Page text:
Those are the four tools God gave me to diffuse my emotions.
The writing is a tough one because there aren't enough hours in the day; this blog spends more time gathering dust in a remote corner of cyberspace than it does being used for its original purpose. I won't sing by myself if I think someone is watching, and a cappella rehearsals only happen twice a week. As for driving, gas is expensive, and there are only so many times I can drive up and down Routes 1, 9, 109 and 95 before they get so repetitive that they stress me out.
When God caught wind of these problems more than two years ago, back when I was still thinking He didn't really give a crap about what went on down here, He took one look at the awkward, quiet, brown-haired mess of life in the glasses and said to himself,
"This kid is in big trouble."
So He stopped by the HR office one day and began sifting through files and folders, looking for a job application submitted by Jennifer A. Gallant who prefers to be called Jenn, and when He finally found it, He wrote a note at the top:
"INDICATED FRONT END--BAKERY POSSIBLE?"
And while it wasn't nearly the same as baking homemade cookies or mixing buttercream frosting from scratch, it worked.
I always tell people my dream career is pediatric NP by day, baker extraordinaire by night/weekends/holidays. I love to find recipes, try them out, modify them here and there until I come up with something uniquely mine that looks almost as sweet as it tastes. For me, baking is a de-stressor that can rival even the strongest alcoholic drink. It gives me the chance to silently reflect without having to be still, to actively create something delicious while sorting out this tangled ridiculous mess called LIFE. The way the elements of a recipe come together and fall perfectly into place parallels the way I think through and pick apart whatever problems I have while waiting for an oven to pre-heat or for dough to rise. It calms and quiets me so I can clearly hear God's voice during times when I need Him to talk to me the most. I think maybe that's what he had in mind for me when He gave me baking.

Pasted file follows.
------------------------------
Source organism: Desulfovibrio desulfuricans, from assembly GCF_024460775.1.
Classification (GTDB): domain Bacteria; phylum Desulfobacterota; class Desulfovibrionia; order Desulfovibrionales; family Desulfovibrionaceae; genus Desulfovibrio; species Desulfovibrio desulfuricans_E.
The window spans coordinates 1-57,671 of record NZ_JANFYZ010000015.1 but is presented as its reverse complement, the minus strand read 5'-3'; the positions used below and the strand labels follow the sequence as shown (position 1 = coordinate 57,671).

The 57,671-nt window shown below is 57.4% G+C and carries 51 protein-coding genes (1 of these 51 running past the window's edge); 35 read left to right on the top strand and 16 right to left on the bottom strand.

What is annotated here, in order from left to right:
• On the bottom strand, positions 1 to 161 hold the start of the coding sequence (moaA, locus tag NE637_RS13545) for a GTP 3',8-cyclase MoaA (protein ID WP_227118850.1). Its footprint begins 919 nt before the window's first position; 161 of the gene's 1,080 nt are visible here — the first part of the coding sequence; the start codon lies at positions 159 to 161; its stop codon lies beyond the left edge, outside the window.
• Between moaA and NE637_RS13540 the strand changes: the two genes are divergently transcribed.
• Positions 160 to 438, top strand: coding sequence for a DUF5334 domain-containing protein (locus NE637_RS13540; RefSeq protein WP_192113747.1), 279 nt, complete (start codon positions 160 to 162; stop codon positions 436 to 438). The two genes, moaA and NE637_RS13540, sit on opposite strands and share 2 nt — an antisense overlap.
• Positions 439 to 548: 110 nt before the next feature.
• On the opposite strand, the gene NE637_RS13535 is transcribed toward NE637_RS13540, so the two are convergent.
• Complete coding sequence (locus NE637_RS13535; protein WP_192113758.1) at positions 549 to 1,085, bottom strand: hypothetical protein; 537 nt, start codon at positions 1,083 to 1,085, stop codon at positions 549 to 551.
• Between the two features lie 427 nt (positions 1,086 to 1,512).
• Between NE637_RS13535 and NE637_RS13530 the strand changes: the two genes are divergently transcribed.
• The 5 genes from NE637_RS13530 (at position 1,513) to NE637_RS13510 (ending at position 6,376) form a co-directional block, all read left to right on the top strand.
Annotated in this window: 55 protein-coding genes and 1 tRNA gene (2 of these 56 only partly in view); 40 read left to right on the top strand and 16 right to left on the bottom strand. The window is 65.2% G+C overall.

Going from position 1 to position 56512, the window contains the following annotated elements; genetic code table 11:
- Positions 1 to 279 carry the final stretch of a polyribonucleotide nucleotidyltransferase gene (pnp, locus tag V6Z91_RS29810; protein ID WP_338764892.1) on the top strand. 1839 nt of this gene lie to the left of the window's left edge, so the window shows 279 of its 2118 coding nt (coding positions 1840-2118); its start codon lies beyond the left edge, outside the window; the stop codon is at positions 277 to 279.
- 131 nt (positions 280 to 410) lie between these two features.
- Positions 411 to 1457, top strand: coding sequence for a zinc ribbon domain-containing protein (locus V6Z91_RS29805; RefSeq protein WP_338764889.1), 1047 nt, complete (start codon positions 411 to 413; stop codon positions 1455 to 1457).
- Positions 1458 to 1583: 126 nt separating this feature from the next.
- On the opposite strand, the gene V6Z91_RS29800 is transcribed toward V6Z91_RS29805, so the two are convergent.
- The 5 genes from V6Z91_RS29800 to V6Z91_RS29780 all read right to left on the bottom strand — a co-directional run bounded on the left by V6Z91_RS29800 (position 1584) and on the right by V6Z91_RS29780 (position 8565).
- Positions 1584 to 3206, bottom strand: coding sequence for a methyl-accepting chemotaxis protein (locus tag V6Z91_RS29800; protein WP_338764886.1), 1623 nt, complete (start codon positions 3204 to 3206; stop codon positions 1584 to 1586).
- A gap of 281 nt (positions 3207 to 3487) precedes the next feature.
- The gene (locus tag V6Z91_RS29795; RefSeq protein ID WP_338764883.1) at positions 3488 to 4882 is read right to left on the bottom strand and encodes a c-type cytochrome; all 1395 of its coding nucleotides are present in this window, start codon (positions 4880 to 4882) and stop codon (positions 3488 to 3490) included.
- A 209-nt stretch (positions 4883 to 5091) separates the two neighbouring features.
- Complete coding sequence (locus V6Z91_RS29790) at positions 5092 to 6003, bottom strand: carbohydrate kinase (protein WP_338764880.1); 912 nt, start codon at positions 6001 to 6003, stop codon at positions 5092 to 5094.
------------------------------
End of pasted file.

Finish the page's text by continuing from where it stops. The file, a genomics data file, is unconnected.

While I was cluelessly dancing around the apartment last night, He knew the Black Eyed Peas were lying to me every single time they said it was gonna be a good night.
So it came as no surprise that while I was driving down 290 W to 395 S this morning, my spirit crushed and my eyes tired and bloodshot, He was already in Webster waiting for me, this time in the form of a baking rack full of uniced 7-inch rounds and stripcakes.
"Thought you might want to talk," He said.
I stood there for a minute and looked Him over a few times while N'Sync serenaded the customers and associates from overhead.
I was angry. I was upset. I was angry because I was upset, so I took a chocolate cake off the rack and placed it on the cake stand, then slammed a spatula-full of white frosting onto it.
"I don't want to talk to You yet because I don't even know where to start," I said as I spun the cake on the stand. "So if You don't mind, I'd like to keep my unpleasant feelings between myself and this cake for the moment while I figure some stuff out. Sound good to You?"